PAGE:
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What to plant to feed chickens??

Discussion in 'Feeding & Watering Your Flock' started by Dixiedoodle, Apr 14, 2007.

  1. Dixiedoodle

    Dixiedoodle Chillin' With My Peeps

    Apr 14, 2007
    I am new here--don't even have my chickens-yet! We have a lg. farm that I could use to help feed my chickens. We always plant around 2 acres of blk oil sunflowers (usually for me to cut and we then leave them in the fields for wild turkey, quail, dove, song birds and any other wild life. We have rye, wheat, oats as cover crops, we usually have 1-2 acres of sweet corn, several acres of peas and lots of tomatoes, beans,squash and many other small veggies. Can I feed them these--is it to rich of a diet? Can I mix my own feed from the cover crops--or just bail it into the hay and feed it that way??

    I have so many questions and am glad I found this site...Thank you, Dixie
     
  2. keljonma

    keljonma Chillin' With My Peeps

    Feb 12, 2007
    8A East Texas
    Because nutrition is really important when they are growing, chicks should be supplied starter or start and grow feed. The only "treat" we gave our growing chicks was chopped hard cooked egg yolk. Once you start feeding something other than commercial feed, you will need to provide grit too.

    At about 18-20 weeks, you can feed layer feed, which provides additional calcium for egg laying. You also need to provide oyster shell.

    Your flock will love the seeds and veggies you mentioned. Too much corn is not good, as it makes them fat which can cause problems. I think you're going to find that all they'll eat of the hay (we have timothy and alfalfa) is the leaves. They might try to eat the stems, but that can cause crop impaction, so I chop the hay into small pieces.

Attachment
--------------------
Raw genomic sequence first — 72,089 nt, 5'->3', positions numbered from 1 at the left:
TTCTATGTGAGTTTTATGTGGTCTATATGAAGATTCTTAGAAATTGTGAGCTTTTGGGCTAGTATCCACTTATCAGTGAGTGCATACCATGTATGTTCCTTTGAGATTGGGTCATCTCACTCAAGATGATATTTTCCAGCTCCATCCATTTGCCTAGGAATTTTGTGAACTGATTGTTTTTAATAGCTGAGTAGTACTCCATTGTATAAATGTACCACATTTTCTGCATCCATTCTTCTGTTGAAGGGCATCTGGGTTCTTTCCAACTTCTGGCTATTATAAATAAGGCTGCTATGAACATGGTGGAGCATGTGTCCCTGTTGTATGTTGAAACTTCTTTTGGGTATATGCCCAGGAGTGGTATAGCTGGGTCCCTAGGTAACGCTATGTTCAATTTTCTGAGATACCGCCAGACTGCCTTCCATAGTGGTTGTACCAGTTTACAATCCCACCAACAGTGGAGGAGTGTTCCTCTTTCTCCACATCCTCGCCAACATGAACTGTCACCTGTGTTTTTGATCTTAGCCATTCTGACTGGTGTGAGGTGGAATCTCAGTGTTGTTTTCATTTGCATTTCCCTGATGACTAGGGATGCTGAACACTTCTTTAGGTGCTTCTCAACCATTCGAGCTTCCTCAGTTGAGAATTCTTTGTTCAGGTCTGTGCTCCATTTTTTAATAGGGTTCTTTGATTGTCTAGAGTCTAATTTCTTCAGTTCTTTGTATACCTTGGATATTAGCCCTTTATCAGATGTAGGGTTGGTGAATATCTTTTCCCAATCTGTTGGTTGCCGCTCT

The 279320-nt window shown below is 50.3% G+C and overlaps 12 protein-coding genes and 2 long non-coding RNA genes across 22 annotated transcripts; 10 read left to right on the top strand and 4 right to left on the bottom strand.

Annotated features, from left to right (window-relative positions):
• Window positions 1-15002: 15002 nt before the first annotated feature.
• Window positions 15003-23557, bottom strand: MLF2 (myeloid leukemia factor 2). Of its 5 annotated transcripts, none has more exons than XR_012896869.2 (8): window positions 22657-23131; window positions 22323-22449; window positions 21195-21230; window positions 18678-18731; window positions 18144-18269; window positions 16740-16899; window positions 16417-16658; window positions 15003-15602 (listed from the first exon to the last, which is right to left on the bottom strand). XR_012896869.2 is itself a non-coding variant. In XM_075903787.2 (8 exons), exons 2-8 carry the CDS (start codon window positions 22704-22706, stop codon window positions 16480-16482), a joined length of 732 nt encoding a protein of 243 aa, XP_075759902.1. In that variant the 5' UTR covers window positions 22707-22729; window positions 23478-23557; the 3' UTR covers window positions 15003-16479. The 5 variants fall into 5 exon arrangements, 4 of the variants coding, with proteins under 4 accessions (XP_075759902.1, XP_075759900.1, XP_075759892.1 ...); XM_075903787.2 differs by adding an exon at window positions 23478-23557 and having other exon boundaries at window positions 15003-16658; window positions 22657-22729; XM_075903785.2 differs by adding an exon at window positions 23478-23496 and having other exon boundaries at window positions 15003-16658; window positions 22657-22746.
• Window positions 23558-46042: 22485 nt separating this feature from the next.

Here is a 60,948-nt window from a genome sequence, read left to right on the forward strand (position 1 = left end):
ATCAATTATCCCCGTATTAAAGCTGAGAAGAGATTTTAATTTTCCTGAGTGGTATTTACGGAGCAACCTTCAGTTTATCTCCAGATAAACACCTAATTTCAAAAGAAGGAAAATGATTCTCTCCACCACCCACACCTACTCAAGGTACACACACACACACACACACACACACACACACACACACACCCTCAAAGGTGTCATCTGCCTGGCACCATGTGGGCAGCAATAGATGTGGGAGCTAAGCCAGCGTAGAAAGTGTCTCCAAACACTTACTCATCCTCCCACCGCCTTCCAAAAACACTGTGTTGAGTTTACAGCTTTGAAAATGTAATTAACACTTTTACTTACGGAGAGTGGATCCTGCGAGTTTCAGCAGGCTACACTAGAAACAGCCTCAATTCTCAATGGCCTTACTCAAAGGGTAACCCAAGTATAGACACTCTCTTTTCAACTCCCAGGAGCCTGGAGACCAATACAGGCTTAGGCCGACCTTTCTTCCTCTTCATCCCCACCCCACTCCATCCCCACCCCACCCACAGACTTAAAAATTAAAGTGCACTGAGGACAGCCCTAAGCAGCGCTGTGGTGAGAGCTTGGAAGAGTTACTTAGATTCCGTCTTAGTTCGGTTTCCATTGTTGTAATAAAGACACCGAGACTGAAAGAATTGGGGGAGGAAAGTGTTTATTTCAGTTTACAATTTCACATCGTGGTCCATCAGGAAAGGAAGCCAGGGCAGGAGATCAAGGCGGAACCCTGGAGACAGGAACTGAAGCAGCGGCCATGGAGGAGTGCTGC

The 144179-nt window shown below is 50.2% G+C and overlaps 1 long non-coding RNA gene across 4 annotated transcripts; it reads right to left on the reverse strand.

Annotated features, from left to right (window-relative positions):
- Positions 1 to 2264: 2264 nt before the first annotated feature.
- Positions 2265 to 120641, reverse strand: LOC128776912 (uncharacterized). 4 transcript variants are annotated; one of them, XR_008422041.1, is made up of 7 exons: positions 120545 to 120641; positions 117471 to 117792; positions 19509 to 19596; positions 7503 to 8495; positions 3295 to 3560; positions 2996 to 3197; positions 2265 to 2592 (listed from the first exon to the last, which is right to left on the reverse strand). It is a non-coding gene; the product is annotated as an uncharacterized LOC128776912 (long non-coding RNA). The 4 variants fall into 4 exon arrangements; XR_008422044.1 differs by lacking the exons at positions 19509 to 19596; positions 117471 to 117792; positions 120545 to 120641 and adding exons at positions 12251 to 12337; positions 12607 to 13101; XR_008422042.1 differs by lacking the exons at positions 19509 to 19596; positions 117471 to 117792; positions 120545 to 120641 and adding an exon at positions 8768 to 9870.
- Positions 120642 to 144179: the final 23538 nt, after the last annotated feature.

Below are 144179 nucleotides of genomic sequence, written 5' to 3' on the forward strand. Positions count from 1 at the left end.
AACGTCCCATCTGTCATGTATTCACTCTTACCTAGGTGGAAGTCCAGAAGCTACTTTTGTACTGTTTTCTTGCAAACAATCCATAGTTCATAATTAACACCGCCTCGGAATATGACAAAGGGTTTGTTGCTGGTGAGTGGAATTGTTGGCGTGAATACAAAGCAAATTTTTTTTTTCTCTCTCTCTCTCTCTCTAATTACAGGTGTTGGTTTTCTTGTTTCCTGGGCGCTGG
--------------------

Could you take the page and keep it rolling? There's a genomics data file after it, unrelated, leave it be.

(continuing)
Our flock is fed a vegetarian diet; vegetarian layer feed or certified organic layer feed being their main source of required nutrients. They have free-choice access to grit and oyster shell.

    They also forage our fenced 2 acres from sunup to sundown. Although we've decided not to feed animal meats to our flock, they do eat worms, bugs, grubs, grasshoppers, crickets when foraging.

    This past winter, we have been feeding our flock lots of greens since they don't have access to the yard. (We had over 4' of snow.) We have a two-tier wire-basket hanging planter that is made of heavy gauge steel. We hang it from a beam in the barn on a bungie cord. We fill the lower basket with veggies, chopped hay or fruit (a quartered head of cabbage, chopped hay, cored & quartered apples, etc). The birds have to jump to get the treats in the basket. The top basket is loaded with rocks to keep the basket kind of low for the chickens while it gets emptied.

    We also feed organic fruits and veggies, most grown on our farm. Our flock loves greens (veggie tops), kale, Swiss chard, lettuces, red and green cabbage (they especially love the red), Brussels sprouts, green beans, carrots, corn, tomatoes and all types of summer and winter squash.